My wife thought my previous version of this review was too harsh so I’ve rewritten this blog to reflect her critique.
Last night there was a nationwide screening of the documentary Targeted: Exposing the Gun Control Agenda.
Link: Targeted The Movie
The film was made by Jesse Winton and his father Randy . This is the Winton’s second film. Their first was on the subject of adoption.
I saw the movie at a theater in Folsom, CA. Jesse and Randy were both in attendance. I have known them for several years. Also in attendance was the sheriff of El Dorado County—John D’Agostini—who is featured in the film and Paul Shaver—who portrayed the gun maker in the film.
Targeted is the story of 20 year old Jesse Winton as he explores gun control and the Second Amendment. The story was believable and compelling. It reflected the Winton’s family values without being “in your face” about it. It was logically presented. The movie makes an historical case for the linkage of bearing arms and freedom. It begins in the present and explores the background of where the Second Amendment originated. It presents a logical case for how the Founding Fathers built upon the work of others and asserted that the Declaration of Independence was an expression of existing beliefs about the relationship of a sovereign to his people. The film was about an hour long plus the panel discussion that follows.
The film is a challenge to the American people to embrace their heritage. Winton reminds us that Rights come from God not government; therefore, government has no right to deprive people of Liberty; especially with false promises of security.
There will be another showing October 5th. I recommend that you get a few friends to go see the movie. However, please be careful how you invite people. If you mention the title of the movie on Facebook, know that your post and account will be subject to censorship or worse.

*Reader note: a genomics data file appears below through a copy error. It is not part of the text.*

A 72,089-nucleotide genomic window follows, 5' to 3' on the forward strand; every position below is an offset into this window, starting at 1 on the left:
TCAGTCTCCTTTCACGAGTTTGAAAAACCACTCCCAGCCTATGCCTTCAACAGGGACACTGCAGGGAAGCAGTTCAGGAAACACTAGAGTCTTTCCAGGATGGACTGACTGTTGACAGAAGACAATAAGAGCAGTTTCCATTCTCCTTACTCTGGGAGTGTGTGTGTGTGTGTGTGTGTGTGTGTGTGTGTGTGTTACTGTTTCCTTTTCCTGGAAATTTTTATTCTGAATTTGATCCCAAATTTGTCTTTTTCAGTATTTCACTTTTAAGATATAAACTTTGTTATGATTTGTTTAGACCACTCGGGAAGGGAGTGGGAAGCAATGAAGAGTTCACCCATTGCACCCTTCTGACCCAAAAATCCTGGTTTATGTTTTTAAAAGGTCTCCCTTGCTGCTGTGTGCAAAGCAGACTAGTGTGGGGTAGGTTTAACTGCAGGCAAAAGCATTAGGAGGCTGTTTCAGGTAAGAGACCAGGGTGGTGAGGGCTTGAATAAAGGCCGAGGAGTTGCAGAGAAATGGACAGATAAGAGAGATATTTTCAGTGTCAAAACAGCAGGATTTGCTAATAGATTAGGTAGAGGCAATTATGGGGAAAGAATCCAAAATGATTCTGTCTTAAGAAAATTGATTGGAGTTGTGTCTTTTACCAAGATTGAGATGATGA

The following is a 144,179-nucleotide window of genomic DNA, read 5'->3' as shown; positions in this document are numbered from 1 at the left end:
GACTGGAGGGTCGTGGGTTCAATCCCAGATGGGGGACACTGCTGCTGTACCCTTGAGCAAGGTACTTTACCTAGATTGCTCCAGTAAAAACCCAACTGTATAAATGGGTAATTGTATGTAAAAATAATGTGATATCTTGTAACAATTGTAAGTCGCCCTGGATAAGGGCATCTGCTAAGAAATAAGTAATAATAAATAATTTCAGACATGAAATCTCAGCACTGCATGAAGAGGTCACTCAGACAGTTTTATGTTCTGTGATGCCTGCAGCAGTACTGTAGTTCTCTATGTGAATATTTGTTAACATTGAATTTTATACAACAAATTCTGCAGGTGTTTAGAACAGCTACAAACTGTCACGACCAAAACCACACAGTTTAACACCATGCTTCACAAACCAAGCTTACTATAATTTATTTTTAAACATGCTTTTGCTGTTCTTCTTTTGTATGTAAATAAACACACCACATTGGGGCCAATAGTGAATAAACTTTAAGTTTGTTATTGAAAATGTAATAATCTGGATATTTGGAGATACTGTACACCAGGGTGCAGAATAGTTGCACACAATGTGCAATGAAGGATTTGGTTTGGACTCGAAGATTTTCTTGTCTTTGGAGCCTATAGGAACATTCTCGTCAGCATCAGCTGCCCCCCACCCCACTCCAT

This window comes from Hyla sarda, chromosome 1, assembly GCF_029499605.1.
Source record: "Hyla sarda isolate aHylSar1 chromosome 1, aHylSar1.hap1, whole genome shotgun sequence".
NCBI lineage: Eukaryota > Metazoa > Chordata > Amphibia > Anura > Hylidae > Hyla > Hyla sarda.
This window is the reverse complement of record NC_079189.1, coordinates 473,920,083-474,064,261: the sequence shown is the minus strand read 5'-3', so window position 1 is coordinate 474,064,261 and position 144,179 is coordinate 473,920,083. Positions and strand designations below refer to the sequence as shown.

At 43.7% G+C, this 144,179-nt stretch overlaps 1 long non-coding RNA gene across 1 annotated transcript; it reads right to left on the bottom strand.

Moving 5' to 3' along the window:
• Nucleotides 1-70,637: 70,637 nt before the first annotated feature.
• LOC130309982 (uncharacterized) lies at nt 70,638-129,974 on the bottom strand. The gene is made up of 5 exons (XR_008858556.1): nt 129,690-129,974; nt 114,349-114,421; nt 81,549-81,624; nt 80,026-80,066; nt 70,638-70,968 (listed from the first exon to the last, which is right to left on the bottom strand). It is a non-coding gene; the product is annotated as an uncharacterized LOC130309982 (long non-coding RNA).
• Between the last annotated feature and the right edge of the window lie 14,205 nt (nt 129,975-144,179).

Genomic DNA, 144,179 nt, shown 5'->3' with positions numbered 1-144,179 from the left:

Please sir, can I have some more?
The thing I really wanted to see more of was politicians calling for gun control that had no idea what they were talking about. These video clips were presented in a staccato fashion and the moment passed too quickly.
I know this project took about three years to get from concept to cinema. I also know that there is lots of great footage that literally didn’t make the final cut. I hope they add a feature on the DVD to give us a look at some of this material. My recollection is that they have some great footage of Diane Feinstein saying some outrageous things about guns (probably on more than one occasion).
Comments on Production Quality
Production and editing were good; especially considering the shoestring budget that was used to make the film. Photography was good but a few spots were too dark or a little off on the exposure settings. Some shots using magnification were slightly pixelated—most of these were outdoor shots of scenery. (That’s the risk you take when you need to get something on the first take.) The film’s audio was well done; however, the panel discussion following the film had some audio issues but I’m not sure if it was from emulating stereo sound or just the challenges of miking five people simultaneously during a live production.
The most difficult thing to watch in the film was the television clips at the beginning. Several were hard on my eyes because the video quality was poor. It seemed like they were made with a camera in front of a television set or lifted from low quality YouTube uploads. Perhaps it’s one of those things where it looks great on a monitor but when magnified to the proportions of a movie theater screen, it just shows all the blemishes that seemed minor on a television.